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  • Do the Veterans own the homes?
    The tiny houses are designed for transitional support for homeless Veterans, not permanent residences. While at VCP Village, Veterans do not pay rent or utilities; their investment in the program is their investment in themselves. The tiny house provide stability, safety, and privacy as the Veteran works to address the underlying causes of homelessness.
  • How long can a Veteran stay in VCP Village?
    Together, each Veteran and his or her case manager design a plan that moves at the Veteran’s pace. A Veteran is welcome to stay in the village as they continue to make progress toward their goal of permanent housing readiness. Currently, the average length of stay is 11 months.
  • How big are the homes?
    There are two tiny house models; single and family houses. The single occupancy Tiny House is 240 sq. ft. The family house is 360 sq. ft. and can sleep up to 7 individuals. The houses are built with past trauma at the forefront of the design process. VCP is intentional about building communities that are mindful of homeless and military post-traumatic stress.
  • How many homes have you built?
    Each house is stick built on a concrete slab and connected to electricity and plumbing just like any house being built today. At our headquarters in Kansas City, the VCP Village has a total of 49 houses. The community also has a Veteran Outreach Center to serve those who are housed with us and those in the community who need support. As we expand into new cities the number of houses will continue to grow.
  • Are pets allowed?
    Yes, VCP loves animals! We believe pets have a necessary and needed role in the recovery of many homeless Veterans. Homelessness is a process that leads to isolation. Often times pets are the first form of support for these individuals.
  • How do you choose the Veterans who are to receive a tiny home?
    Veterans are assessed and prioritized based on their vulnerability and need. VCP does not keep a list of those who apply. We have found that keeping a list most often leads to Veterans turning down other forms of housing and remaining homeless while waiting for a vacancy at VCP. Also, and most importantly, the circumstances for people change quickly, and those who are in crisis today may have stabilized by the time there is a vacancy. VCP conducts a housing interview to determine if VCP Village is the best solution for the Veteran. A background check is performed as well to ensure the safety of the community.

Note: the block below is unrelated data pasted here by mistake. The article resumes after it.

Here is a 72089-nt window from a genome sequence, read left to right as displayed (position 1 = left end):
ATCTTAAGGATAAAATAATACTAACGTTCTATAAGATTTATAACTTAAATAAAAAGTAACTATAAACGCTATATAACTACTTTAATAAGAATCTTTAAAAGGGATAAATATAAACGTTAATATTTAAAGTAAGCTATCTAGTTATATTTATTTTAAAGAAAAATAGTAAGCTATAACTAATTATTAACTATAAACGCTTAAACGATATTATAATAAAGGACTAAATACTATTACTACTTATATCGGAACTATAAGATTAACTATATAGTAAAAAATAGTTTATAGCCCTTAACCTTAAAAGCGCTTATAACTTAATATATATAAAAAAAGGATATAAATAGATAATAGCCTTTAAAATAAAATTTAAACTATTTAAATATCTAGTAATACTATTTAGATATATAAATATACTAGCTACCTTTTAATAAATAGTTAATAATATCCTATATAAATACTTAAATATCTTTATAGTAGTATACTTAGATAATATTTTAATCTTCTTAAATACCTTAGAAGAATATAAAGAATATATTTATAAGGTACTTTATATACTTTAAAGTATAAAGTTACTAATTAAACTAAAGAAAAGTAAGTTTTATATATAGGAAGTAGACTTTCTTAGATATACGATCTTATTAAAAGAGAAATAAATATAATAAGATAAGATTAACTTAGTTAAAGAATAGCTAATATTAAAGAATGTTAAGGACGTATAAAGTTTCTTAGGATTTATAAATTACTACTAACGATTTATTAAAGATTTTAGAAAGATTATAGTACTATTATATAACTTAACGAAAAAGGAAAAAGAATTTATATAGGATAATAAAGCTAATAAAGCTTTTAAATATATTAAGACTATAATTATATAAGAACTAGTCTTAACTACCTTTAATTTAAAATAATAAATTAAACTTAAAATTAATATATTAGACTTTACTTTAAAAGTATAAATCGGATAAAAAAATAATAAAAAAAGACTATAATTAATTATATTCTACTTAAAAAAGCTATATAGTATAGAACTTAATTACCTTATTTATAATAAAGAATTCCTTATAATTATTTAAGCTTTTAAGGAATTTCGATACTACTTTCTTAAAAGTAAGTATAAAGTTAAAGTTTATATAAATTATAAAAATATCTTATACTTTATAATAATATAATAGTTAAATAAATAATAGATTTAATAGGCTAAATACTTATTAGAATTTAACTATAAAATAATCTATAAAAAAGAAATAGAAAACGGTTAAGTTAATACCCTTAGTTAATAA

• What social services are provided to the Veterans?
    VCP will be there for every Veteran we serve, but we are intentionally wanting to be different than the standard social service model. VCP wants to be community focused and not comprehensive. Veterans receive case management through VCP a minimum of once a week depending on need. In order to connect the community to the Veteran and the Veteran to the community we partner with local companies, agencies, nonprofits, and individuals to provide the wraparound support needed to address each individual situation. This keeps the Veteran from relying on VCP while showing them that they are capable and that the community cares.
  • How is Veterans Community Project funded?
    The organization is largely privately funded; government funding is only accepted if it does not restrict our mission and programming.
  • How can we bring Veterans Community Project to my city?
    VCP is actively working to expand into additional cities; however, expansion requires a significant amount of resources. Specifically, VCP's program requires substantial partnerships with local community influencers. If you are able to assist VCP in securing these resources or partnerships, please let us know.
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